Research in code-switching, undertaken against the backdrop of very negative attitudes towards the concurrent use of two or more languages within the same conversation, has traditionally been geared towards rehabilitating this form of language use. From being seen as a random phenomenon reflecting the user’s lack of competence, code-switching is currently seen as sign of an advanced level of competence in the languages involved and as serving different interactional functions. However, as a result of its success, the research tradition now faces an entirely new challenge: Where to from here? How can research in code-switching continue to be relevant and interesting now it has largely achieved its original purpose? This books seeks to answer this programmatic question. The author argues that, in order to overcome this challenge, the notion of bilingualism (multilingualism) itself must be redefined. Bilingualism must be seen as consisting of multiple interactional practices. Accordingly, research in bilingualism and in code-switching in particular must aim to describe each of those practices in its own right. In other word, the aim should be an empirically based understanding of the various interactional practices involving the use of two or more languages. In the book, this new research direction is illustrated by means of three case studies: language choice and speech representation in bilingual interaction, language choice and conversational repair in bilingual interaction and language choice and appositive structures in written texts in Rwanda.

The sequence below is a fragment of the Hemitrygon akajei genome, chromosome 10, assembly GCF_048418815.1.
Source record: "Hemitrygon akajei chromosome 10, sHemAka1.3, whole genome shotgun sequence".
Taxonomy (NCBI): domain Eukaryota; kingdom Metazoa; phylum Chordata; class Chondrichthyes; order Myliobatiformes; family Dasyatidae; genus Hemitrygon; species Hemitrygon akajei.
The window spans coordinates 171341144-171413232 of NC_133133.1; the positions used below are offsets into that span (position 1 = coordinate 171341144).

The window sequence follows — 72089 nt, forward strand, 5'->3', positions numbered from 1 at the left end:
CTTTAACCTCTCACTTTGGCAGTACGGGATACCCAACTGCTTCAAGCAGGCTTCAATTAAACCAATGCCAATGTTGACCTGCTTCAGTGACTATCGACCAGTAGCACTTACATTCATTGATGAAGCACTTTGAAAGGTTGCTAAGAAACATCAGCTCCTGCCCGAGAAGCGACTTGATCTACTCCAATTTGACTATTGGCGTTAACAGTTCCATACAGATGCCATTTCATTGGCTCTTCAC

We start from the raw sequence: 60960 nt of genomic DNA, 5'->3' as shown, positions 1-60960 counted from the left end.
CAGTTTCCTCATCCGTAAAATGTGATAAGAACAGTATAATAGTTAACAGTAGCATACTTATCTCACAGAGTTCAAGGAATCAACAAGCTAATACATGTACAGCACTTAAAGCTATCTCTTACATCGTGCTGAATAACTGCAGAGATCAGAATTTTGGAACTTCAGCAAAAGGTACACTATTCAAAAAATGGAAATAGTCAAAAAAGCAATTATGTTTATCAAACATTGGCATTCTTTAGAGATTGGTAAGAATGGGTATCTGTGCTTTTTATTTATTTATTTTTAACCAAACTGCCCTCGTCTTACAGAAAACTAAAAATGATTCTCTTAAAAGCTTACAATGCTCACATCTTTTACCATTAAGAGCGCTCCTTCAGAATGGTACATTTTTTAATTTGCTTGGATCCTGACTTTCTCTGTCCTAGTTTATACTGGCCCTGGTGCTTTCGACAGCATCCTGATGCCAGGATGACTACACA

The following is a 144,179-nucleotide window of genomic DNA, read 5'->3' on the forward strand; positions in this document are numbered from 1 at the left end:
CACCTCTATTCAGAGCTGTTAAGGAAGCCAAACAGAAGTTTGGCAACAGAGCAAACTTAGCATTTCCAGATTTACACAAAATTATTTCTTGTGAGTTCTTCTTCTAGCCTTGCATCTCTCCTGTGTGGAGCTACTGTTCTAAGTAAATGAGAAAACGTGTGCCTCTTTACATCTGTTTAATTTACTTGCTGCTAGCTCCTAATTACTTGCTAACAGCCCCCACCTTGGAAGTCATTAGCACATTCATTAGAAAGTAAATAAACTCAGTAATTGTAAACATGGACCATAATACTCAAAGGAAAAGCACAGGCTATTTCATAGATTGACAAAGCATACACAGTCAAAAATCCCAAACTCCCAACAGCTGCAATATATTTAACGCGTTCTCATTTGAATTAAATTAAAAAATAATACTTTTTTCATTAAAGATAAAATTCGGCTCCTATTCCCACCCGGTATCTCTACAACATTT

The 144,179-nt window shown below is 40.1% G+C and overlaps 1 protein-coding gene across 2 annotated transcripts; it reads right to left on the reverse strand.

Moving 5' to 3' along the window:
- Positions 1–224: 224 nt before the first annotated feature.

|Place of Publication||Edinburgh|
|Publisher||Edinburgh University Press|
|Number of pages||166|
|ISBN (Electronic)||9780748675982, 9780748675968|
|ISBN (Print)||9780748675951, 9781474431897|
|Publication status||Published - 21 Nov 2016|
- language alternation
- language choice
- interactional practice
- speech representation
- conversational repair
- appositive structures
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- School of Philosophy, Psychology and Language Sciences - Personal Chair of Multilingualism
Person: Academic: Research Active